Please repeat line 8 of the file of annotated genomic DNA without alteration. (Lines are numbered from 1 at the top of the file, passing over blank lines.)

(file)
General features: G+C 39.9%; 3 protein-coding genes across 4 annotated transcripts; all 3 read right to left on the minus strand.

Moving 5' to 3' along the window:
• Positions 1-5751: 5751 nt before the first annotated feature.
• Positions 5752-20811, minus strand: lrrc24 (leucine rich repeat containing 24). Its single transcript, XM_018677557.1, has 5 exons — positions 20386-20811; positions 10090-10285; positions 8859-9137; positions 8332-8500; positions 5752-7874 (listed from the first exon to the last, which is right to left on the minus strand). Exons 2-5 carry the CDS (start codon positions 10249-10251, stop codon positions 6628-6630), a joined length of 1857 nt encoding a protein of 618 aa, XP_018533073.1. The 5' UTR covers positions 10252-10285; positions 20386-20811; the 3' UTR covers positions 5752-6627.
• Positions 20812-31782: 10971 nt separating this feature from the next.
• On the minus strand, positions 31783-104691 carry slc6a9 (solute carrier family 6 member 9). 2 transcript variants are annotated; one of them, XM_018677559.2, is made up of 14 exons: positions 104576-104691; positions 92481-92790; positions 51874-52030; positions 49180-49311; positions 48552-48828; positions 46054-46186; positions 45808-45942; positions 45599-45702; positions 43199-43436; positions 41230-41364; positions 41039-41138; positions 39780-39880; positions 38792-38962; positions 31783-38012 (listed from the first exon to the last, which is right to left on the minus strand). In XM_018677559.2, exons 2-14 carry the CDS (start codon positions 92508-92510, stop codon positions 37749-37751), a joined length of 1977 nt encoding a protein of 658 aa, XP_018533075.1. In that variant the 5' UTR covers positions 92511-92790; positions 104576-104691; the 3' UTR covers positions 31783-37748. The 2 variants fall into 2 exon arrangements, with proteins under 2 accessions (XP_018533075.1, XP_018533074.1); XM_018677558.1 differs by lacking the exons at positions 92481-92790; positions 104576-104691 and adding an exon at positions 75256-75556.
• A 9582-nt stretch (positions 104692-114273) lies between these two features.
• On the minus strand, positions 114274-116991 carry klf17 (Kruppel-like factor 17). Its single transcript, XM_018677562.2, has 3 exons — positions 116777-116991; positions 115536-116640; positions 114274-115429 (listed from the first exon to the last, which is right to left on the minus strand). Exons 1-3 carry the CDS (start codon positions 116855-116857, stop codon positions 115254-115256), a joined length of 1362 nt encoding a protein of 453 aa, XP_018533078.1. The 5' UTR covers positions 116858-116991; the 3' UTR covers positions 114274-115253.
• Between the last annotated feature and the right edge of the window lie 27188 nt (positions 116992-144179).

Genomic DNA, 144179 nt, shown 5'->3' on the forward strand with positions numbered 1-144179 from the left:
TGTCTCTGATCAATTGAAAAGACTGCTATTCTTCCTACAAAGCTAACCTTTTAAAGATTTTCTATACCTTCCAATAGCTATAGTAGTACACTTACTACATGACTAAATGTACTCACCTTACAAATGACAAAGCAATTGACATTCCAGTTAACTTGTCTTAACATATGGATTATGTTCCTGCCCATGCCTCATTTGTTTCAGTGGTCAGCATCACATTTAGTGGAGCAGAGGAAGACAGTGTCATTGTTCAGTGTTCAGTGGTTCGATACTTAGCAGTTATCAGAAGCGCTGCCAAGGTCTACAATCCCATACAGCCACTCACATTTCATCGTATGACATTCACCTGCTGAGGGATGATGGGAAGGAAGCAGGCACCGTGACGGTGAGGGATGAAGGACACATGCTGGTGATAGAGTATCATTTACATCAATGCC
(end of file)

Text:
• On the minus strand, positions 114274-116991 carry klf17 (Kruppel-like factor 17). Its single transcript, XM_018677562.2, has 3 exons — positions 116777-116991; positions 115536-116640; positions 114274-115429 (listed from the first exon to the last, which is right to left on the minus strand). Exons 1-3 carry the CDS (start codon positions 116855-116857, stop codon positions 115254-115256), a joined length of 1362 nt encoding a protein of 453 aa, XP_018533078.1. The 5' UTR covers positions 116858-116991; the 3' UTR covers positions 114274-115253.